New Roundhouse: Thatching
In order to thatch, the roof had to be covered in battens at 16 inch intervals. These were made from 2 inch thick coppiced hazel which were long enough to be fixed to one rafter, pass over another, and fix on to the next. Longer lengths are required at the bottom of the roof , and shorter ones towards the top. Although I have used twine lashings on previous occasions, we opted for screwing the battens down. This was primarily for security and longevity, but convenience did come into it.
The first course of thatch needs to have a roll of thatch under it to give it support. This is because every course thereafter rests on the one below. This roll is called a 'sausage' and needs to be 4 or 5 inches thick. It's made by feeding handfuls of reed into the loose end of a tied bundle, in order to increase it's length. Ties every 12 inches hold it together. Its length depends on how much distance of thatch you expect to lay that day.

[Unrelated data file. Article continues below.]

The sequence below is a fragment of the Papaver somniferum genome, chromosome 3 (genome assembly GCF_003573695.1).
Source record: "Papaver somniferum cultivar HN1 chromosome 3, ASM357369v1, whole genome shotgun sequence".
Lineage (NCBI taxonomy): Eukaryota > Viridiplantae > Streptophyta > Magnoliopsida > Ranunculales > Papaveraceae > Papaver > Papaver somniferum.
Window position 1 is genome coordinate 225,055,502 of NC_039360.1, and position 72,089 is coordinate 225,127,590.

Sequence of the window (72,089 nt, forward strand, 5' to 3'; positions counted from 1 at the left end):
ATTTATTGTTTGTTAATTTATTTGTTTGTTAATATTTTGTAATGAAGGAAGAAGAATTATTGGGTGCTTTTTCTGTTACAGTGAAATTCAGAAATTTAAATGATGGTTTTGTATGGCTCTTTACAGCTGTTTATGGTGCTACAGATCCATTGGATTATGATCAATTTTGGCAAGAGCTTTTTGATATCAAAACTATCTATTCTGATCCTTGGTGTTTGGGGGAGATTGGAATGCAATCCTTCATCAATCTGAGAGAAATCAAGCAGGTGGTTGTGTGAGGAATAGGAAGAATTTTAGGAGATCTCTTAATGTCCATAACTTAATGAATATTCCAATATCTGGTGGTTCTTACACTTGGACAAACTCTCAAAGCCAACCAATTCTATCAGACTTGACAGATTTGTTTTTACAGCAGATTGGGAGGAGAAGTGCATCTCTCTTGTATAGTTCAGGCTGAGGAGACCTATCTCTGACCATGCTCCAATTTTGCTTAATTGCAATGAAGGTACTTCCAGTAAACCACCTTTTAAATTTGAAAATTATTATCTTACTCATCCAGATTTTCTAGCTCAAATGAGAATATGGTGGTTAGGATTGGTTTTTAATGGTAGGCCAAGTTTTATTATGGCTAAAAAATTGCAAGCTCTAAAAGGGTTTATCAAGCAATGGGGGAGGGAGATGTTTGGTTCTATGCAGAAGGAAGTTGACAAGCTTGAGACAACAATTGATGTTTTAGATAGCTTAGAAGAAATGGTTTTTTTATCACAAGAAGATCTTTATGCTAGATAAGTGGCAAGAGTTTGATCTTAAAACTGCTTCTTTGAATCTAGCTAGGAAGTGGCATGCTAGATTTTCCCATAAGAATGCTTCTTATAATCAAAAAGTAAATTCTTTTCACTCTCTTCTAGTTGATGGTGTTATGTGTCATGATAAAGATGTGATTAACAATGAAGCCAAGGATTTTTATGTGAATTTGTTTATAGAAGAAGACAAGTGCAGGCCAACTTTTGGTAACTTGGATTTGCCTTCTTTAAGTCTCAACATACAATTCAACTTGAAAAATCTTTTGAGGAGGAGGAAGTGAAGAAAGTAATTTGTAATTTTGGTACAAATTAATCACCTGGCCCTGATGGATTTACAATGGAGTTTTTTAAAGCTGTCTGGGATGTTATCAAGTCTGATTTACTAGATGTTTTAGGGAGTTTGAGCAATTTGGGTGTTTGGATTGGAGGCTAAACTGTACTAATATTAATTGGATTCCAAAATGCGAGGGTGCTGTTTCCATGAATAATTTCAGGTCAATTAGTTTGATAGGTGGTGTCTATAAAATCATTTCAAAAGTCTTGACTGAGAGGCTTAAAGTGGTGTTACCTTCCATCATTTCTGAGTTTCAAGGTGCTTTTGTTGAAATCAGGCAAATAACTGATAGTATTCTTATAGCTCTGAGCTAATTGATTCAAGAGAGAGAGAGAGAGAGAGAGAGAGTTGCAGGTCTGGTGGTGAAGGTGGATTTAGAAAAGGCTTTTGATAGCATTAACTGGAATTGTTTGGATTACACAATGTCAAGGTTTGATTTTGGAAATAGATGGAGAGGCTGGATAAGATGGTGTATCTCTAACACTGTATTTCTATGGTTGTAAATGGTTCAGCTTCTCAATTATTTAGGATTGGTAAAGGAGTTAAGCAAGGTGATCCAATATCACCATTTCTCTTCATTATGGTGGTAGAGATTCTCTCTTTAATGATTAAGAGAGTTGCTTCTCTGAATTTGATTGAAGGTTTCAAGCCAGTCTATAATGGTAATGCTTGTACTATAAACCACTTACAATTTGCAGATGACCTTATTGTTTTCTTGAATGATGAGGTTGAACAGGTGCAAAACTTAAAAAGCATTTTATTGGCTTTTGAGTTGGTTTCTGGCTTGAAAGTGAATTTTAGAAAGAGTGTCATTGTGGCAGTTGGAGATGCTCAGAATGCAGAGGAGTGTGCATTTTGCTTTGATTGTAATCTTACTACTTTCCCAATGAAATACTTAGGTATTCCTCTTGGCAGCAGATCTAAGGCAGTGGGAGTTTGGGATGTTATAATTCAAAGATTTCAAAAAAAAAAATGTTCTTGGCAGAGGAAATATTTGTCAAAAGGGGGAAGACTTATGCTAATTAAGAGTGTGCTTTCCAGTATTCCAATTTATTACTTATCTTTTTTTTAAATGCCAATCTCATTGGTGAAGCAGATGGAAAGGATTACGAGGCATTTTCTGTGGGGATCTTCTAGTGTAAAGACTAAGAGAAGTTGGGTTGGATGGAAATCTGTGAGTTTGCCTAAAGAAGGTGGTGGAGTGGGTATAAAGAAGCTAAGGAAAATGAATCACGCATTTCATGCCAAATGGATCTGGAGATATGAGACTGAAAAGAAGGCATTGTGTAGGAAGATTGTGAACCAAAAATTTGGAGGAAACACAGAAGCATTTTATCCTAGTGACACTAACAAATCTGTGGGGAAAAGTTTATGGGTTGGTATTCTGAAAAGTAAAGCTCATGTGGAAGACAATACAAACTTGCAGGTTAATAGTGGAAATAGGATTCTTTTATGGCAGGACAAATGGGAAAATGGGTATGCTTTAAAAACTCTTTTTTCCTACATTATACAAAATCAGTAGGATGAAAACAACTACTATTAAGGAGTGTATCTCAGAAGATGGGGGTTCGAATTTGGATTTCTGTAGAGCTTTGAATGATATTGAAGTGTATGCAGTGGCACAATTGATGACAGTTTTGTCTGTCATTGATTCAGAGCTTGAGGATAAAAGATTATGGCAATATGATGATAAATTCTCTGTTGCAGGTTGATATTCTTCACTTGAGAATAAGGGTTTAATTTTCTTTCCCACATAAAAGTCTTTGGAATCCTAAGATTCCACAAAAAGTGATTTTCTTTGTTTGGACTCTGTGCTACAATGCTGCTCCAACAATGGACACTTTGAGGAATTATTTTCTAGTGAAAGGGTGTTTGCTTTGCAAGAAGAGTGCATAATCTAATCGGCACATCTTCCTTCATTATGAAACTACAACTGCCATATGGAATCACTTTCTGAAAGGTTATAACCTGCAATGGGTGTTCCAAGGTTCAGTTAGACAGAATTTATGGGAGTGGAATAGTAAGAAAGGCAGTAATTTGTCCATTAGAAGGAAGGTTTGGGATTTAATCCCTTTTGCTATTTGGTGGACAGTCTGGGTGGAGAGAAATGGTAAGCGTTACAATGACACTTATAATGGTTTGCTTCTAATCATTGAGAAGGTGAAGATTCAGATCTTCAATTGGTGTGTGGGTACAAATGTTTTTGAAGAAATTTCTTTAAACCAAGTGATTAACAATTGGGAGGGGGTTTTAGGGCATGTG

Thatch can be laid in sections, (for example, 4 foot across and 4 courses high ) so that the Thatcher doesn't have to move his ladder so often, but I worked in concentric rings until I wearily reached the top. The first course gives the thatch it's thickness. The next course is the start of the roof proper, and needs to be 'dressed' so that it sits at the same angle as the roof. A tool called a 'leggat' is used to tap the bundles into shape. The top 2 inches of a course is left protruding out past the finished surface, and is only tapped into place with the course above it. This helps courses mesh together.
Two bundles are laid onto the battens. Their thick ends are where the eave is to be. Another length of hazel coppice, called a 'sway' is placed over them, and affixed on either side, to the batten underneath. The bundles are sandwiched between batten and sway. Cut the strings that bind the bundles, tidy the reeds, and tighten the sways. Repeat this process, laying each new bundle under the sways, and tightly next to it's secured neighbour. I used proper thatching fixings, which are screws with two lengths of stainless wire attached to them. The screw goes into the batten next to the bundle, and the wire is twisted around the sway.